How to Configure Secure WordPress Database Permissions

Ensure your WordPress Database SecurityThe WordPress database is the most important component of your WordPress website. It contains all the content of your website, such as information about your users and all your posts, etc.

In order to access the database, a database user should have specific privileges that allow him or her to manipulate it. The WordPress database is built using MySQL and contains privileges which allow users to make certain changes. The ‘grant access privileges’ give users full privileges. This is a very convenient option for a user if they want to have full control over the WordPress database.

However, from the security point of view, this is extremely dangerous, since if a hacker gains access to the database then he or she will have full control over the WordPress database and the stored data, which can have catastrophic consequences on your website security. Therefore it’s not recommended to grant a user full access, unless the user needs to be able to use the DROP or DELETE SQL commands.

Below is an example of the minimum privileges a database user needs to have. Other database permissions are regarded as “extra” privileges that in most cases are not needed. A typical WordPress user should be granted the following database privileges only:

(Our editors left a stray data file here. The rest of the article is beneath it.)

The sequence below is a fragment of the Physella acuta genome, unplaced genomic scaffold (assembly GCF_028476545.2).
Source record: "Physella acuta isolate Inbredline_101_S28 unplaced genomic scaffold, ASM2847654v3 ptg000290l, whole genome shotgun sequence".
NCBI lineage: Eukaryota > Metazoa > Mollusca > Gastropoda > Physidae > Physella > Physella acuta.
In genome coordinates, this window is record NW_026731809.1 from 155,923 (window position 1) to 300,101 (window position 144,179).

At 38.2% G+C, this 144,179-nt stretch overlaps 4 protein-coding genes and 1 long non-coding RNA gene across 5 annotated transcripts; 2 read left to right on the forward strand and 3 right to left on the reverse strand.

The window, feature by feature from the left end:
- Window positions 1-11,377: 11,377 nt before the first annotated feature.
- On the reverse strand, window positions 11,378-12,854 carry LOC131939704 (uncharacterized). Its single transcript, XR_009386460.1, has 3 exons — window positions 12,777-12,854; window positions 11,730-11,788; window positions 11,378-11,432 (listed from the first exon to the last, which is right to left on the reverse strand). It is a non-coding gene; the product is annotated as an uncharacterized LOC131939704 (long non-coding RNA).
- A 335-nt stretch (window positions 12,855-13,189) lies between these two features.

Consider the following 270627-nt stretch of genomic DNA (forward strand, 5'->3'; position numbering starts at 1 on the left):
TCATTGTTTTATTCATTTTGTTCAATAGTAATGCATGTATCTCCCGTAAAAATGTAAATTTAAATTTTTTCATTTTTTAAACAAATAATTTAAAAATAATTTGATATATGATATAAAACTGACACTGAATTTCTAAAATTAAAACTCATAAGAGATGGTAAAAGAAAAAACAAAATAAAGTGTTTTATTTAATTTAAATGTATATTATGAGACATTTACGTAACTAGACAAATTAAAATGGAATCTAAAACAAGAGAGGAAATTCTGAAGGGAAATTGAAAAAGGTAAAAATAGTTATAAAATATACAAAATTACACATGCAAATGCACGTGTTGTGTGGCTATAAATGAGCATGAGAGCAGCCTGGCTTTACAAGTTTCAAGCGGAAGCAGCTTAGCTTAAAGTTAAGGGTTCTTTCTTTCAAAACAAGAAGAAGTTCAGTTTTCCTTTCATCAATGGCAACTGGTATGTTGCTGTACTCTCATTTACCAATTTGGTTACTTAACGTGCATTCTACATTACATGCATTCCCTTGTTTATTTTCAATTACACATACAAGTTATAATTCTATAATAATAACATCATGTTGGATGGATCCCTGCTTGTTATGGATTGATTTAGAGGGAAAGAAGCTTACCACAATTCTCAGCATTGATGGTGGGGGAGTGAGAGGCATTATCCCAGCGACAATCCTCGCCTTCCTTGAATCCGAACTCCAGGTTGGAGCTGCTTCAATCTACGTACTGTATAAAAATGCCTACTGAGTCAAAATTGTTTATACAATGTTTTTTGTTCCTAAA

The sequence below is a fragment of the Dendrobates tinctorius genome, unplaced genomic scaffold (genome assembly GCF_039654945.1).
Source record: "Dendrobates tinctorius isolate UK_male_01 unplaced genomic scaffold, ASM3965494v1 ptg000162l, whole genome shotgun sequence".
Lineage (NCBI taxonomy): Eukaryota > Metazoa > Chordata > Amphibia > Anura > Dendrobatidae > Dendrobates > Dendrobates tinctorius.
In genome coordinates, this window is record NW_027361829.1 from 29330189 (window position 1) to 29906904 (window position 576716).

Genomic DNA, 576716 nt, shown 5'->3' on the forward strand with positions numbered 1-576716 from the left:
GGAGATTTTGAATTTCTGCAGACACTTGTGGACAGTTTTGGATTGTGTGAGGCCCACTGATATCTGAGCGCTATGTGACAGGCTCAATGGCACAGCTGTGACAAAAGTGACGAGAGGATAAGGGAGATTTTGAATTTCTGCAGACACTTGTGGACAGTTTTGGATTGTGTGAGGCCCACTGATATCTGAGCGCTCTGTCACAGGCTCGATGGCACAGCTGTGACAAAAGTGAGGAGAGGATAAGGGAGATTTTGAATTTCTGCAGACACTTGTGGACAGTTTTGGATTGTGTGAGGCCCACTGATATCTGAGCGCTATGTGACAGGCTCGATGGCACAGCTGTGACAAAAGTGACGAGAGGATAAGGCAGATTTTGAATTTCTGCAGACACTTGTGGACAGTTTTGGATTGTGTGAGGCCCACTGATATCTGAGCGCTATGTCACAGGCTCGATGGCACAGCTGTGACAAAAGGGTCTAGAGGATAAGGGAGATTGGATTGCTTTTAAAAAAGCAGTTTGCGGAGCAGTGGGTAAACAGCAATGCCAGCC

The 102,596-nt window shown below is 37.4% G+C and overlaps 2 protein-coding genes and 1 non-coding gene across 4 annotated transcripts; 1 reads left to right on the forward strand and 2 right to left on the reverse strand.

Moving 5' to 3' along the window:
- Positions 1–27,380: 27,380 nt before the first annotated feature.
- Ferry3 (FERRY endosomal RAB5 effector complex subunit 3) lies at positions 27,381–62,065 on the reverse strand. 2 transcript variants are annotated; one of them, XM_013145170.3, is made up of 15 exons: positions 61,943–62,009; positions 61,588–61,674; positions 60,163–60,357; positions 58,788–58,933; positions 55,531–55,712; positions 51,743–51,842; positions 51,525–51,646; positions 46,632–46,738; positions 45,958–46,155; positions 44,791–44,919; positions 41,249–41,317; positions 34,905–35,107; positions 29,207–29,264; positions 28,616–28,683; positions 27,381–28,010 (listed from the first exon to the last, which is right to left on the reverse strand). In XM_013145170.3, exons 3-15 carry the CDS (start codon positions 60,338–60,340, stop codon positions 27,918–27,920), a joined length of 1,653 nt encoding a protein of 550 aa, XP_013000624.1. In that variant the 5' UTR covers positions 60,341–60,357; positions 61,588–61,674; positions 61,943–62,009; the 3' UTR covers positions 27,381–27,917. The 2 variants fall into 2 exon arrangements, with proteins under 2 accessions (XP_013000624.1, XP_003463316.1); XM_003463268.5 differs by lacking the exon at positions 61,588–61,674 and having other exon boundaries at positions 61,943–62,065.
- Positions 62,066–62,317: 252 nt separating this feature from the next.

• SELECT
  • INSERT
  • UPDATE

Example of How to Grant Access Privileges

If you are upgrading WordPress, the above database permissions might not suffice between versions, WordPress might need to make further changes to the database. In this case, if you are only upgrading to the latest version of WordPress, add the below privileges to the WordPress database user:

  • CREATE
  • ALTER

NOTE: Some plugins might require additional database privileges such as CREATE, DROP or DELETE and in those cases these privileges should be granted.

In addition to securing your WordPress database permissions, you should make sure that each database of your website is accessed through a separate account and not through the root account. Read our article on why you shouldn’t access your WordPress databases using the root account.

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  • When uninstalling plugins, they usually remove tables or fields they would have created in the database. In that case I think the user needs to have priviliges to DELETE.

    • HI Jean,

      Agreed. As mentioned at the end of the article; “NOTE: Some plugins might require additional database privileges such as CREATE, DROP or DELETE and in those cases these privileges should be granted.” In this case, ideally one should check the plugin documentation to see what privileges are needed and such permissions should only be allowed when installing / uninstalling plugins.

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